aroused by the Carnegie report. And not content with noble verity,
At the present time Iowa isl We ask, with bottomless temerity,
purging its athletics with fire and For less austerity.,
every man even slightly tainted by
the lurid finger of professionalism That is the taint and that the sub-
has been shown the door. Iowa -has~ tle snare:
not, however, taken this drastic We covet things to eat and things
action of its own volition, but has to wear,

FIRST METHODIST'
CHURCH
Cor. S. State and E. Washington S(s"
Min., Rev. Arthur W. Stalker,: D. D.
Associate 'Minister, Rev. Satnuel J,.
Harrison Student Director,' Mr.
Ralph Johnson. Mrs. Robert Win-
ters, Advisor of Wometi Students.
10:30 A. M.-Morning %Vorshiip. lDri
Stalker's sertnon. sub ject: "The
Challenger of Jesus."4.
12:00 N.--Three Discussion Groups
undcr the leadership of -Prof.
George E. Carrothers, Prof:; S.. F.
Gingerich, and Mr. Ralph R. John.
soil.
6:00 P. M.--Christimas Musical Pro-
gramn under the leadership of Miss
lIlen W. Moore.
7:00 P. M.-Open House at Wesley
Hall.
7:30 P. M.--No Evening Service.
FIRST BAPTIST CHURCH
On Past Huron, west of State
Rev. R. Edward Sayles. Minister
Howard R. Chapman, Minister- for.
Students.
10:30 A. M.--Morning Worship.
Mr. Sayles will preach. Topic:
"Towards Simplicity." Special
Christmas Music.
9:45 A. M.--JBible School at Guild
House.
12:00 N.---Church School.
5:30 P. M.----Meet at Guild ' House
for Friendship Hlour.
6: 30 P. 1.--Miss Margaret Gibson
will lead the meeting.
7:30 P. M.-Christmnas Pageant .ih
Church Auditorium.
EVAN(JELICAL CHURCH
(Evangelical Synod of N. A.),
Fourth .Ave. betivern Packard and.
William
Rlev. Theodore R. Schtnale
9:00 A. M.-Bible School.
10:00 A. M.--Mornling Worship..
Sermronl: Four Great Advent
Hlymns,. III Nunc Dimittis or Song
of Simeon.
11:00 A. M-Geri at Services.
7:00,P.,NM.-Young People's League.
ZION LUTHERAN CHURCH
Washington 5t. at Fifth Ave.
F. C. Stellihor±t, Pastor
10:30 A. M.--Morning Woi'ship.
Scrinon: "Ministers of Christ."

PRESBYTERIAN CHURCH
Huron and Division St.
Merle HI. Anderson, Minister
Mrs. Nellie 13. Cadwell, Counsellor
for University Womcn.
10:45 A. N1.--Morniu1; \Worship,
Seri i6n: "The Question T'hat Witl
I.Not tDown."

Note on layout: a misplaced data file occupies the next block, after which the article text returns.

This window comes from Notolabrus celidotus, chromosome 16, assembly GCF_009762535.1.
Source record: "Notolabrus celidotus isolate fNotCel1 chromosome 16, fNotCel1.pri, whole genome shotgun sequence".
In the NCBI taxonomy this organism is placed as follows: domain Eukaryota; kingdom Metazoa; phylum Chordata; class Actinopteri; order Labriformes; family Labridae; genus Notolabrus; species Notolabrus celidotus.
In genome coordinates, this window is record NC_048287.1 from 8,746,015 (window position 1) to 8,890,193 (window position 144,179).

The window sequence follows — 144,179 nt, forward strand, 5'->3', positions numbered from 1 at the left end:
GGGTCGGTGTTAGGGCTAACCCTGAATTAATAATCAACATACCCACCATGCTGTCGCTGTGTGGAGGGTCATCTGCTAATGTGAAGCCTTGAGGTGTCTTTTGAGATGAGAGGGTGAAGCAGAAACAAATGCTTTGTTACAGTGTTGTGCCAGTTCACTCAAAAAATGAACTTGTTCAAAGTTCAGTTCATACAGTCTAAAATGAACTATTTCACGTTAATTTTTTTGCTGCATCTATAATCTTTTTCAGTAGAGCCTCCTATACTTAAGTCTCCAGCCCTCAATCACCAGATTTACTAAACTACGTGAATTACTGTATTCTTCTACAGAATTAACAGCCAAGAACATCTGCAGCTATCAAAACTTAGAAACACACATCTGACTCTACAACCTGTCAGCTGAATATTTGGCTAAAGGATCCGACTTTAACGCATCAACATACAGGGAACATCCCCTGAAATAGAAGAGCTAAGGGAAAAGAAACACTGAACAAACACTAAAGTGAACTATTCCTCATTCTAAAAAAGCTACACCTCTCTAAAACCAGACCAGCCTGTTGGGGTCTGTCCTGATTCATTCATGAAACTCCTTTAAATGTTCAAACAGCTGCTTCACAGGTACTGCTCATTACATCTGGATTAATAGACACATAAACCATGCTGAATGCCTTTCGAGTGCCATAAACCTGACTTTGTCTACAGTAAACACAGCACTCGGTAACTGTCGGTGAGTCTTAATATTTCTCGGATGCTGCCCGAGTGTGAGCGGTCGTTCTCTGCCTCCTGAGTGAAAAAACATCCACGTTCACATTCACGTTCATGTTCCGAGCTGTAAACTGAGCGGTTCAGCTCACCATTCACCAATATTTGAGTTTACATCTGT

615 Ei. Universt

Vial 3779

(t'lcasr ir i, .,, o l''iand

I;10 V.'
(TtdpCl

12:00 N.----Sudenit C lass.
P.I-rof. H-. Y. McCluoky.

icaclier:I

1yi to 1:)1o.;'. I.-.p
at, th i uat,.,;rion

5:30.1.1.--Social hlour for Yotig
People. I
6:3Q4 P. M:-Young Peoljle's Meet-
ing., Speaker: John L. Wenster,
Presidet t . C. A.
Radio UNITY services
EVERY SUN~DAY MO~RING
f rem
The Detroit Civic Theatre
V. P. RANDALL will speak on;
"LIGH'T IN THEI DARKNESS"
rhis isa sert of the regutlar' Unity'Servie
which berns at 1i109 A. A. and which ig
conducted by-
Te4108 Woodward Ave.
,Broadcast by
W J R Detroit 11-30 a. mn.
Esternt Stantdard Time

s: 0 V'
H ouse

i

FIRST!'CONMiRE(iATIIONAL

HILLEL JEQ'UNDATIRON

0

10:45 A.
tcIO0

M,....
to.:

"Mngl.Snificent lPos-

session.-
5:131 P. I. S. o E rtii 1elluwvlfi4>
Lecture by Rev. Heaps, "Noal s
Ark.".

EPISCOPAL. CHURCH-,
D.ivisiotn a ld (>tlerune"ys
Recv. Tii, L~ l Ia!ri, Ansti

13E CONSISTENT
IN, YOUR RELIGION
ATTEND CH-URCHt
REGULARLY

8:1 )A N-.. floly oAt2ltsrto1.
(student LA 1A,< I.?'lFi l ltrtis H'all.)
9:30 A. _NI. - C~iurt B Ssv l,l.(Kint-
dergarte- lnc't'.at 11 o'clock.)
11:00 A. M----- Morniti Pr yer; ser-
pion lby NMr, lsewis.
6:30 P.* NI--Sttict St vper in
Harris, Hll. C h istumis Carols.
4: 15 P1', ' M, l:O~anRecital
ST. PAUL'LUTHERAN
CFIIRCII1

FIRST CHURCH
CHRIST, SCIENTIST
409 S. Diviasion St.

I

(t atsouri Synod)
'1htrd<. and \Vst Liberty St.

11

10:30 A. M..-Regulat
ice. Serfmton topic:,
server of Man."

Morning ser'.
"God the ' e.

men's page reminds us of Thurs- a
day night's incident. The night edi-
fill wafs 51V.int 5t1(c fo~r -in lt

CITY HAUL.
Most everyoln agreedl IhaLt W iI

C rauer, Pastor
9:00 A, M.-ermrrir

11:5A. M.--Sunday Schocol f4.)l. w

t